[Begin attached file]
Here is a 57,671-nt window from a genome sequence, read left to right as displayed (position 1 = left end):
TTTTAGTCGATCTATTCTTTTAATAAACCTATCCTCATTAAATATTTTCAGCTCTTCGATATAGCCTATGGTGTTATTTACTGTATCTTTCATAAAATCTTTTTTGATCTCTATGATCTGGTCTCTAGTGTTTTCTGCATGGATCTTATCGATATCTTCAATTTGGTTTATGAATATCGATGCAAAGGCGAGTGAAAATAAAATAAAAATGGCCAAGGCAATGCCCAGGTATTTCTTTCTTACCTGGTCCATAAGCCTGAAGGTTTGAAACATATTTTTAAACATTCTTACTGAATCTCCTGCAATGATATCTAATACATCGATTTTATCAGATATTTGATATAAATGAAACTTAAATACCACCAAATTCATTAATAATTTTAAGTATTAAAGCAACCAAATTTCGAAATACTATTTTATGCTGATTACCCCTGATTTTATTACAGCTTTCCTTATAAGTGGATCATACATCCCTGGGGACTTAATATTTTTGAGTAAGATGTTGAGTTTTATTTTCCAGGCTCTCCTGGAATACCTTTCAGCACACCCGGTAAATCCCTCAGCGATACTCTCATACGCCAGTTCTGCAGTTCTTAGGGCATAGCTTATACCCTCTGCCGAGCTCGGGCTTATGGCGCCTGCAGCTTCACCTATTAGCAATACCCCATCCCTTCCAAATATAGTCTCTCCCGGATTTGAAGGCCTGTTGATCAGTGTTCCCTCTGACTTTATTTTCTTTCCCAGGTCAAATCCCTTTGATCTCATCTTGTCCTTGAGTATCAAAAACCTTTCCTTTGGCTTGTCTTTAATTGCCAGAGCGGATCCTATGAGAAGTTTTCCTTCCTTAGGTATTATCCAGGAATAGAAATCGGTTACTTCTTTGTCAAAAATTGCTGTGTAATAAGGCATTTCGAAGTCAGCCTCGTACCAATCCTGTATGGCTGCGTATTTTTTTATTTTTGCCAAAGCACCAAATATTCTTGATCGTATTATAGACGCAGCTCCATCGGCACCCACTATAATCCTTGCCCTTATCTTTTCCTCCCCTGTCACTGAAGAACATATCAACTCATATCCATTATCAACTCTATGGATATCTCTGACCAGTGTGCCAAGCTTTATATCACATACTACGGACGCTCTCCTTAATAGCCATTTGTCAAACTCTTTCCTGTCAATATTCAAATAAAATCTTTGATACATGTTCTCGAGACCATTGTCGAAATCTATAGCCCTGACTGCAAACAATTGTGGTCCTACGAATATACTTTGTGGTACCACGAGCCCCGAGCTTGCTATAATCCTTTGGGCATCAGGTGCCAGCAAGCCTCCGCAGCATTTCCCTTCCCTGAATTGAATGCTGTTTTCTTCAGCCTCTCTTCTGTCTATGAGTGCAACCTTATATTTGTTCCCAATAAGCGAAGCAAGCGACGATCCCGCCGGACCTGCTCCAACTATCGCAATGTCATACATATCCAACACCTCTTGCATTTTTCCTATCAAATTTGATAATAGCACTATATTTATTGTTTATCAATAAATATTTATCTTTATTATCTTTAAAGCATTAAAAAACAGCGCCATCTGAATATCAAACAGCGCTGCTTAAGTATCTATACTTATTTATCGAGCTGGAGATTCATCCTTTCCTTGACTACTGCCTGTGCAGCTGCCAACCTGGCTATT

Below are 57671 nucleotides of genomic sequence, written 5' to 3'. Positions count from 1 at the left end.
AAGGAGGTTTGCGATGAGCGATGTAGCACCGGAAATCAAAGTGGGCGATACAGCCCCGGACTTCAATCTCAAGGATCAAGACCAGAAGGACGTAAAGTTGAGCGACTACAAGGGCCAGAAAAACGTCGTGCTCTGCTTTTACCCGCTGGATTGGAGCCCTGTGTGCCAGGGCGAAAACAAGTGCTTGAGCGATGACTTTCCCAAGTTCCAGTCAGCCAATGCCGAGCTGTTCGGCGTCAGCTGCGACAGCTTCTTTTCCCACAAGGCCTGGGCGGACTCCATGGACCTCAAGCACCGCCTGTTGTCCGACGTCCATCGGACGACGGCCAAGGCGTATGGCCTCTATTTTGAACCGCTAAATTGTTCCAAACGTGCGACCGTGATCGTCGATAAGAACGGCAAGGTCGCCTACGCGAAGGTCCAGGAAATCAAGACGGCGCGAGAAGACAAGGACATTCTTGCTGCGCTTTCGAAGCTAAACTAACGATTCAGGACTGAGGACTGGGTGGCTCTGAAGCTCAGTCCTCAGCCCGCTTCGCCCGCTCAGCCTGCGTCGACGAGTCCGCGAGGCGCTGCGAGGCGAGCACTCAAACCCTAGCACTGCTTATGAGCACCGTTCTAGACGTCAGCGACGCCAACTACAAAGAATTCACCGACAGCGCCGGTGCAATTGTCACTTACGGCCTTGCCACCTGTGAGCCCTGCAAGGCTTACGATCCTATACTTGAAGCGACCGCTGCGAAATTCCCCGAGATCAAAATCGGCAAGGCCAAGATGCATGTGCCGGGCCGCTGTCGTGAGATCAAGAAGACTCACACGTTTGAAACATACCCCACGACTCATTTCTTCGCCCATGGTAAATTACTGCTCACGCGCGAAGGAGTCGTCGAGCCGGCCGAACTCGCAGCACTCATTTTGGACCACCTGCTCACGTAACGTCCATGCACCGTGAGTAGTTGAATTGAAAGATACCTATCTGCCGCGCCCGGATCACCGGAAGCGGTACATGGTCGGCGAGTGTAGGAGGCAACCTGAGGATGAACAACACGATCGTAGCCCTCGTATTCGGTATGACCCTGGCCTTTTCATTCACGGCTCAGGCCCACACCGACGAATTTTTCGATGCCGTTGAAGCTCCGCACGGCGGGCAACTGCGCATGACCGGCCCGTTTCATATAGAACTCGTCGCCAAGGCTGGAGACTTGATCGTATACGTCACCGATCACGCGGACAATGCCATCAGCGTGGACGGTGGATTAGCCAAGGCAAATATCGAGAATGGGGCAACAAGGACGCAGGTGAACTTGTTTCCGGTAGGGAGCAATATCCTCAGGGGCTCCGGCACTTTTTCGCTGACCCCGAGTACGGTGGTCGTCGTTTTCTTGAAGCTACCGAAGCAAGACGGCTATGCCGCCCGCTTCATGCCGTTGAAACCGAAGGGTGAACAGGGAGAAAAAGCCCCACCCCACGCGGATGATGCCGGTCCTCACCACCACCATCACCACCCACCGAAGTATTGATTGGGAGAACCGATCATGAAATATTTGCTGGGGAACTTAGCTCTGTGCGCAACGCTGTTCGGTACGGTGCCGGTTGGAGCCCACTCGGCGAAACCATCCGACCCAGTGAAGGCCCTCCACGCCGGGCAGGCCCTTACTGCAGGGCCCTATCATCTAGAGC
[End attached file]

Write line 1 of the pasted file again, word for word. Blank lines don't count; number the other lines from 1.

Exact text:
Here is a 57,671-nt window from a genome sequence, read left to right as displayed (position 1 = left end):